Unusual Chickens for the Exceptional Poultry Farmer by Kelly Jones
Definitely a breezy read with some fun bits and pieces. I really like Kelly Jones’ portrayal of Sophie, level-headed, with plenty of normal kid concerns and normal kid courage. Jones included some not-too-heavy-handed tidbits about how others perceive Sophie, being half Mexican American, being viewed as poor, being “presumed” in not-so-flattering ways.
Since my taste runs more toward more saturated kind of fantasy, I wanted the chickens’ powers (and they are amazing powers) to manifest more, stronger, and add more tension to the story. However, I can also see how this can be quite attractive to those who just want their magic to be more like everyday happenings — not too many world-altering encounters.
My narrative device-detector antenna was definitely alert for this one and wish that the letter-writing device had worked all the way through. The really really long, as-it-happens, climatic sections did not work all that well for me: not sure when/where Sophie would have been writing to Agnes in the middle of rescuing the chickens and participating in the Poultry Show (and it is apparent that those letters weren’t written after all the excitement as a report, since Agnes would have known all that had happened and wouldn’t have needed such narration of events.)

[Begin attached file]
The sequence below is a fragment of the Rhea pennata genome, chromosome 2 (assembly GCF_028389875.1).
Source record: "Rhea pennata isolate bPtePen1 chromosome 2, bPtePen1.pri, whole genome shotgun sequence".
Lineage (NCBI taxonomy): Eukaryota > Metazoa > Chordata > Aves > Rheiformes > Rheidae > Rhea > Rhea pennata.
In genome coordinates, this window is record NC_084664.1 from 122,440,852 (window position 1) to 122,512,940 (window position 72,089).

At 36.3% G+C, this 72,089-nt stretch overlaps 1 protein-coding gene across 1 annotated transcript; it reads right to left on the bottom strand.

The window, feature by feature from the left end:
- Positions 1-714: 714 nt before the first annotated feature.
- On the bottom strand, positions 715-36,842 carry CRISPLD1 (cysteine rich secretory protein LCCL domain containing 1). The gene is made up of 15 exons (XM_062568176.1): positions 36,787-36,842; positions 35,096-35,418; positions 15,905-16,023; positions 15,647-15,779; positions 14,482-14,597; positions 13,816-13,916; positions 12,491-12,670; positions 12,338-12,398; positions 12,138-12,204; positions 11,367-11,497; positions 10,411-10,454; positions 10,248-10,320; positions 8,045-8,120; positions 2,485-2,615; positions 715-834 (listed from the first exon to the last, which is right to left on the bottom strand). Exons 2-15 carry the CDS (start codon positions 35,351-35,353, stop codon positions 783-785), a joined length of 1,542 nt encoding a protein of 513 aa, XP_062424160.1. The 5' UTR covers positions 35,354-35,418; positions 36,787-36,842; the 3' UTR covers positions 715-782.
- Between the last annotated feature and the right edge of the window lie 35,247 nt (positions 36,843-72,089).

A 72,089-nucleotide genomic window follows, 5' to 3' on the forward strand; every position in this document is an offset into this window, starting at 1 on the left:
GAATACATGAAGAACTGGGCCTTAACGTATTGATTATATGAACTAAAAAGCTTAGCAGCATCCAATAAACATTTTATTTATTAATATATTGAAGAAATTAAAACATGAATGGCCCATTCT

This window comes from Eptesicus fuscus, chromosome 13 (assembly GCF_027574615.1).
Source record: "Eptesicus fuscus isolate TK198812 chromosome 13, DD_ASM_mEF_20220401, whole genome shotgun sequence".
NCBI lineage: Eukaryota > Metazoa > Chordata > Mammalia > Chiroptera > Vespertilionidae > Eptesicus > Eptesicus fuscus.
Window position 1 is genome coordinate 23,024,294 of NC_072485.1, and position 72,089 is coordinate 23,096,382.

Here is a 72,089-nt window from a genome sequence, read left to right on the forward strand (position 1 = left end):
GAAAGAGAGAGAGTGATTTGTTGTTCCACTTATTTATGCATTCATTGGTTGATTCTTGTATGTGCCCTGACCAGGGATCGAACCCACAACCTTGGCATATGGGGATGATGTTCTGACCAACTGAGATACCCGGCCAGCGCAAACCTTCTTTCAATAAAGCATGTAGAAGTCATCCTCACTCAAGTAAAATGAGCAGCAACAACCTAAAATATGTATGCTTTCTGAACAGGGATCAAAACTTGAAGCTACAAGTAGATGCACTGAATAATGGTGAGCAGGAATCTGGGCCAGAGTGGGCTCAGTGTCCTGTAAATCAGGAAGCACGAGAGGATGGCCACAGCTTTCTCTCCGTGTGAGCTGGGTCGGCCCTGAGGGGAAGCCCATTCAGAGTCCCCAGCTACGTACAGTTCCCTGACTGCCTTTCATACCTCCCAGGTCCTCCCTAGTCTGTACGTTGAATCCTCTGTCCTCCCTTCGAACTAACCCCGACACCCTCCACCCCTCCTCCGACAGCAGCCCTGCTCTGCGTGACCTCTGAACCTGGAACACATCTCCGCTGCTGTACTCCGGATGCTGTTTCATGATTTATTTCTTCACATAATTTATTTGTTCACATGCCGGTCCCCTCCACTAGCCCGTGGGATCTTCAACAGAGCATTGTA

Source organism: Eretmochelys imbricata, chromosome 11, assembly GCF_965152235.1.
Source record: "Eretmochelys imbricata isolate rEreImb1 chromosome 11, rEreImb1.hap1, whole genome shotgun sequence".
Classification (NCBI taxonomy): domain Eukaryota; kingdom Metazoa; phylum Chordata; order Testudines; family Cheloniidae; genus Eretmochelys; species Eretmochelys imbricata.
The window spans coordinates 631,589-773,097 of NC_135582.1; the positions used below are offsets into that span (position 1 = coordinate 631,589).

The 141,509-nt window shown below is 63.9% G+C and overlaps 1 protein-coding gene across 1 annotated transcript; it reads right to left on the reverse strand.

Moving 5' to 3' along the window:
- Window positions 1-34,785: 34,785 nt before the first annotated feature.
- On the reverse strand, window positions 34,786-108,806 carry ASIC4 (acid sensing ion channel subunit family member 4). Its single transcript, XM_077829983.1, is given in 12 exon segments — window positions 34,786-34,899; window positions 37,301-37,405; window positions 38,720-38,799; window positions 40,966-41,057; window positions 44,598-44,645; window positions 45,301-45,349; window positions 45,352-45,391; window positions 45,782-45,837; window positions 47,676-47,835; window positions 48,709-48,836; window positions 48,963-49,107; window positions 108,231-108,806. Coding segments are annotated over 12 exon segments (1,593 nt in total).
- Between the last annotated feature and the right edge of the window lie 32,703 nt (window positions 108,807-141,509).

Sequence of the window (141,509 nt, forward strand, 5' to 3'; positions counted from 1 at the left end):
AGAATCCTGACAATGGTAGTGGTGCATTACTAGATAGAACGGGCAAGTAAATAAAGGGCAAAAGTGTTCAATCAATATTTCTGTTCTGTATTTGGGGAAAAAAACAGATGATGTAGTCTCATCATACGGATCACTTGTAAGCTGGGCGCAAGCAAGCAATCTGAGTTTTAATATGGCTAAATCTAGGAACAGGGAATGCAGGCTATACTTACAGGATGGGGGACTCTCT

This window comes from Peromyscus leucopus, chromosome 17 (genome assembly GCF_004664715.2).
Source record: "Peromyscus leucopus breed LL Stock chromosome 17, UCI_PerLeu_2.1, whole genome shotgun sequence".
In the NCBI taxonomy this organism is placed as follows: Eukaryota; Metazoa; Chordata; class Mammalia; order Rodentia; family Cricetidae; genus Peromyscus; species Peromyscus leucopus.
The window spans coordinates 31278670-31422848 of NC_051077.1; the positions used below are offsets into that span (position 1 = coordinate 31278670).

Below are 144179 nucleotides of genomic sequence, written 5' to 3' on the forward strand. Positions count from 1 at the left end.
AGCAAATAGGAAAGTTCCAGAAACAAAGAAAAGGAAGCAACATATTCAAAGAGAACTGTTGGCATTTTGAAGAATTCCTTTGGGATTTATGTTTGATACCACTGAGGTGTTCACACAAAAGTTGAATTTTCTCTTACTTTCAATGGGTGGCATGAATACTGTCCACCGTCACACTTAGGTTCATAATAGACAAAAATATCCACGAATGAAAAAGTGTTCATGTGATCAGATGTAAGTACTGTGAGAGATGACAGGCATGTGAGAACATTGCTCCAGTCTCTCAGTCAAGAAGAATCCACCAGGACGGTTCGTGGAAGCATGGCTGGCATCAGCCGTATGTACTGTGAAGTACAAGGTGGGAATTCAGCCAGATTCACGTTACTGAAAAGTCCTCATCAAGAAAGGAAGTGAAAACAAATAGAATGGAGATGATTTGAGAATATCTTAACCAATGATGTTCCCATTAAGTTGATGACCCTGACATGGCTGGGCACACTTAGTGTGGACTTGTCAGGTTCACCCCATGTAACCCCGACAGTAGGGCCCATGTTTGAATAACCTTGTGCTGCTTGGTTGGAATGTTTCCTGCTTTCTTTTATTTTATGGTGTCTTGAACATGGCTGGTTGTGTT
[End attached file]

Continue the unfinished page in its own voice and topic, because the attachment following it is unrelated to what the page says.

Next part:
One of the most delightful books I’ve encountered!
So much of it is sparkling, like gems — the humor, the humanity, the friendship, and even the heartaches. And there’s a special twinkle of absurdity: the squirrel poet, the hysterical blindness, the kind but weird neighbor with the “living” painting, etc.
Read this two years ago but never got to put the book note up and so much of the book is still vivid in my mind. Indeed a great Newbery choice!
by Kathi Appelt
(narrated by Lyle Lovett for Audible)
This is what outstanding, distinguished, and thoroughly enjoyable children’s books should be! And of course, I had the additional pleasure of listening to Appelt’s narrative voice brought to live by Lyle Lovett: folky, hilarious, tender, with just the right amount of controlled drama. This environmental tall tale set in the swamp land, featuring anthropomorphized critters, caricatured villains, down home, real but also realer than life characters, and mythical beings is perfect for a family and classroom read aloud! One of my favorite 2013 books for sure!
I listened to this one. Ever since my daughter read and really liked this book, I wanted to fit it in my reading schedule. Time passed, and I never got around to do that — until I downloaded it on my Android phone from the New York Public Library and had the chance to have some fun with it nightly when I wash dishes! And what fun I had!
This has been a steadily popular book in my middle school library with 4th and 5th grade girls for the past 2 or 3 years and it has good reasons to be so. The ingredients are delicious: an old family feud, an enchantment placed on the two friends, the re-living of the same day with variations depending on one’s choices (which include some REALLY poor but thrilling ones,) and the reforge of a lost friendship. What not to love? I am also grateful that the narrator has a pleasant voice. A delightful ride, for sure.